Things That Make Us Smart: Defending Human Attributes In The Age Of The Machine
"[T]hose who benefit most from a technology and those who must do the work to make it function are different people." (pg 216)
In this 1993 book Norman observed, and mourned, that human experience has become subject to the calculating rhetoric of modern technology. Many tasks and experiences that people regularly engaged in had been ...more
Hot DAMN. Everyone in tech should read this book. It should be mandatory if you are starting any kind of job in technology, particularly if you work with social networks. The main thrust is that there are things computers are good at, and things people are good at, and these are two different kinds of things, and for people who work with computers, they need to approach computer programs and interfaces with humans in mind first.
This book is from 1993 and predicts:
+filter bu ...more
Cited in Toward a Theory of Design ...more
Norman is such a pleasure to read. His prose style is light and easy, he has brilliant examples, and he mints some very useful concepts. The Things That Make Us Smart picks up many of the themes of The Design of Everyday Things, but gives them a different emphasis. DOET focussed on physical artefacts like plugs and door handles, whereas TTMUS focusses on information technology. DOET focussed, rather humorously, on design failures. TTMUS is more abstract and general, as Norman tries to explain ho...more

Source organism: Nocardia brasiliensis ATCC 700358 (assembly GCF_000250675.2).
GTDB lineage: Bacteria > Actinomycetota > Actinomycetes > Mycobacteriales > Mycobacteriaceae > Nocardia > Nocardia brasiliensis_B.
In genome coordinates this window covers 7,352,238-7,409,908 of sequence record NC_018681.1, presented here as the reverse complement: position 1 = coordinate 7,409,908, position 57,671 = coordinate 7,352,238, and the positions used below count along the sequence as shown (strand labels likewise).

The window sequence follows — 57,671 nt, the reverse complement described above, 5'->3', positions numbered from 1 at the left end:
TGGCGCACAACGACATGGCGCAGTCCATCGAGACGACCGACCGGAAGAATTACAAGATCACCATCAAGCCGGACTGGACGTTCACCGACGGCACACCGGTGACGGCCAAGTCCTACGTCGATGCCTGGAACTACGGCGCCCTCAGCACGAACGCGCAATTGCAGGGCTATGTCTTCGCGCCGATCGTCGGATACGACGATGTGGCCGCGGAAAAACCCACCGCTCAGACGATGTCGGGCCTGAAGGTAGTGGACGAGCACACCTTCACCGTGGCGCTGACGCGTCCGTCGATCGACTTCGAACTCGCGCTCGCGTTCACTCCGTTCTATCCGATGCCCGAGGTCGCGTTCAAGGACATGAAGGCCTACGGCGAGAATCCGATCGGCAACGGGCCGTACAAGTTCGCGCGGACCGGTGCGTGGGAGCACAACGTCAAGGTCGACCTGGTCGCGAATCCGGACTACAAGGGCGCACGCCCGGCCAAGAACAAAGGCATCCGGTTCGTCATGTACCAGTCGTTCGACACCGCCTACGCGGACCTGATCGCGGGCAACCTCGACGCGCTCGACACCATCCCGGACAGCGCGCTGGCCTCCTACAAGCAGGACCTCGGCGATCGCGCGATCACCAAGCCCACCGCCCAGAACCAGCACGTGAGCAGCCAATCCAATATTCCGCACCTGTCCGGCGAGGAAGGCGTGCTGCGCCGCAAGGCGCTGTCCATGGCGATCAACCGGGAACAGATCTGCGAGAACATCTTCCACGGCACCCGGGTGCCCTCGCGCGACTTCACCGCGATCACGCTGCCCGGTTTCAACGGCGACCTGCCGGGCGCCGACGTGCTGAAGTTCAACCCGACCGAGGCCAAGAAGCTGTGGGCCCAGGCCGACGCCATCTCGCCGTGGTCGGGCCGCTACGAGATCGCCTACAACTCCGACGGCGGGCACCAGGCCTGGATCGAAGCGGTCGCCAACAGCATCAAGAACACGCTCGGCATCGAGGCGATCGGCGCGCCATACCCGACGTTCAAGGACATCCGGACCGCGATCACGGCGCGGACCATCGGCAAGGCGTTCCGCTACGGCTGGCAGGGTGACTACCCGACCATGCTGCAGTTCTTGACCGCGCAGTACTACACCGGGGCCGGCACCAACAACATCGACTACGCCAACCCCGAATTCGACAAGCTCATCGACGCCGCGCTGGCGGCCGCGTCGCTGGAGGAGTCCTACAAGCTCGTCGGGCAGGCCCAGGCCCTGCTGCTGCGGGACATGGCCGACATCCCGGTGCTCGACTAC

Things That Make Us Smart is more scholarly - discussing the viewpoint that technology should adapt to us, instead of the current state where we are adapting to technology. The majority of the book discusses experiential vs. reflective experiences and how we can harness technology's strengths and "affordan ...more
Most of all the refreshing perspective is how much room there is for different kinds of methodology in study, which could be as simple as qualitative research from reporting one’s sensation to quantitative studies worked around specific questions.
And most importantly the perspective is a hum ...more
The premise is that people and machines are good at different tasks and we waste much time trying to get each to behave like the other. The author argues for a human centered view of technology where the machines conform to us rather than the other way around. ...more
As an engineering major I can definitely relate, it is nearly impossible to analyse an engineering problem with many variables without the tool of pen and paper to extend your working memory and a calculator to automate tedious arithmetic.
Very good book. Examples are outdated but principles still apply.
Norman also makes some surprisingly accurate (and of course some blatantly failing) predictions about technology usage.
Goodreads is hiring!
Learn more »